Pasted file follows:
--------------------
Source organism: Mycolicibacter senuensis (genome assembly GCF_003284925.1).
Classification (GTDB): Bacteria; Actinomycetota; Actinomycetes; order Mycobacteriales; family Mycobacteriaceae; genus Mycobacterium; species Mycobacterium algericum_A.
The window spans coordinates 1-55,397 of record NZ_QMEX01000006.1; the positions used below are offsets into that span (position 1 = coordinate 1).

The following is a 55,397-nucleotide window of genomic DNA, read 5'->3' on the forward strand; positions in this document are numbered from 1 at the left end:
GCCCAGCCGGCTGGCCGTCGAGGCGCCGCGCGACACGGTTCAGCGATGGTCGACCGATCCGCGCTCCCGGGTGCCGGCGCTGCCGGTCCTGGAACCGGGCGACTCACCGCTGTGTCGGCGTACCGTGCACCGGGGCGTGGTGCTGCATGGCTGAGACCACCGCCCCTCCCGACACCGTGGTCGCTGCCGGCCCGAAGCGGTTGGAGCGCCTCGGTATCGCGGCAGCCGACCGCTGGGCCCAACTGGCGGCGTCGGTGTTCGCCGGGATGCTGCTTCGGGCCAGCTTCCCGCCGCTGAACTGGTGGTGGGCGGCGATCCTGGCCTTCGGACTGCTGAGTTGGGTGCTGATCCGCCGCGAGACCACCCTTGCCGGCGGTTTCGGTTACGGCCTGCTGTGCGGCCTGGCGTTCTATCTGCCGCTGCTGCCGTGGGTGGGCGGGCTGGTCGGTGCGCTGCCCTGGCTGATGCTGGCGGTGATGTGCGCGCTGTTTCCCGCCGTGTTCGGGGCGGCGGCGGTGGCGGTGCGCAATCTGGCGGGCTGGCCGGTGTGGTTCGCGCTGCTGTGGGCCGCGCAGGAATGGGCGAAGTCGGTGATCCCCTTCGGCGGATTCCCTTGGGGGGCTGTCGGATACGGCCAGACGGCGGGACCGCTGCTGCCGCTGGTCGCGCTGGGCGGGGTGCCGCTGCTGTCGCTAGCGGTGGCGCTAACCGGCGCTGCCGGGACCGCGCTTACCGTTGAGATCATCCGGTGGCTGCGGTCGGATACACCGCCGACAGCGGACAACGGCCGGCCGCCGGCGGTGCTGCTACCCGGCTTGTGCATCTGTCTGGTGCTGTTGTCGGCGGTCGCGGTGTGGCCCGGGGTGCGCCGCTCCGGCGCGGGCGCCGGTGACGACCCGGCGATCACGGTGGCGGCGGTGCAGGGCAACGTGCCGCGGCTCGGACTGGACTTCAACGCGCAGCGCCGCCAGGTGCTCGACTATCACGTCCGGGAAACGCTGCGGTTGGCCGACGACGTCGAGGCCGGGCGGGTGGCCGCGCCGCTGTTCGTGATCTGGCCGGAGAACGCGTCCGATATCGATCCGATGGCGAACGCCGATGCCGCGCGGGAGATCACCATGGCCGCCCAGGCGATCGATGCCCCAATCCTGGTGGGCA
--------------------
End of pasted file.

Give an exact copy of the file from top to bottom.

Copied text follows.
Source organism: Mycolicibacter senuensis (genome assembly GCF_003284925.1).
Classification (GTDB): Bacteria; Actinomycetota; Actinomycetes; order Mycobacteriales; family Mycobacteriaceae; genus Mycobacterium; species Mycobacterium algericum_A.
The window spans coordinates 1-55,397 of record NZ_QMEX01000006.1; the positions used below are offsets into that span (position 1 = coordinate 1).

The following is a 55,397-nucleotide window of genomic DNA, read 5'->3' on the forward strand; positions in this document are numbered from 1 at the left end:
GCCCAGCCGGCTGGCCGTCGAGGCGCCGCGCGACACGGTTCAGCGATGGTCGACCGATCCGCGCTCCCGGGTGCCGGCGCTGCCGGTCCTGGAACCGGGCGACTCACCGCTGTGTCGGCGTACCGTGCACCGGGGCGTGGTGCTGCATGGCTGAGACCACCGCCCCTCCCGACACCGTGGTCGCTGCCGGCCCGAAGCGGTTGGAGCGCCTCGGTATCGCGGCAGCCGACCGCTGGGCCCAACTGGCGGCGTCGGTGTTCGCCGGGATGCTGCTTCGGGCCAGCTTCCCGCCGCTGAACTGGTGGTGGGCGGCGATCCTGGCCTTCGGACTGCTGAGTTGGGTGCTGATCCGCCGCGAGACCACCCTTGCCGGCGGTTTCGGTTACGGCCTGCTGTGCGGCCTGGCGTTCTATCTGCCGCTGCTGCCGTGGGTGGGCGGGCTGGTCGGTGCGCTGCCCTGGCTGATGCTGGCGGTGATGTGCGCGCTGTTTCCCGCCGTGTTCGGGGCGGCGGCGGTGGCGGTGCGCAATCTGGCGGGCTGGCCGGTGTGGTTCGCGCTGCTGTGGGCCGCGCAGGAATGGGCGAAGTCGGTGATCCCCTTCGGCGGATTCCCTTGGGGGGCTGTCGGATACGGCCAGACGGCGGGACCGCTGCTGCCGCTGGTCGCGCTGGGCGGGGTGCCGCTGCTGTCGCTAGCGGTGGCGCTAACCGGCGCTGCCGGGACCGCGCTTACCGTTGAGATCATCCGGTGGCTGCGGTCGGATACACCGCCGACAGCGGACAACGGCCGGCCGCCGGCGGTGCTGCTACCCGGCTTGTGCATCTGTCTGGTGCTGTTGTCGGCGGTCGCGGTGTGGCCCGGGGTGCGCCGCTCCGGCGCGGGCGCCGGTGACGACCCGGCGATCACGGTGGCGGCGGTGCAGGGCAACGTGCCGCGGCTCGGACTGGACTTCAACGCGCAGCGCCGCCAGGTGCTCGACTATCACGTCCGGGAAACGCTGCGGTTGGCCGACGACGTCGAGGCCGGGCGGGTGGCCGCGCCGCTGTTCGTGATCTGGCCGGAGAACGCGTCCGATATCGATCCGATGGCGAACGCCGATGCCGCGCGGGAGATCACCATGGCCGCCCAGGCGATCGATGCCCCAATCCTGGTGGGCA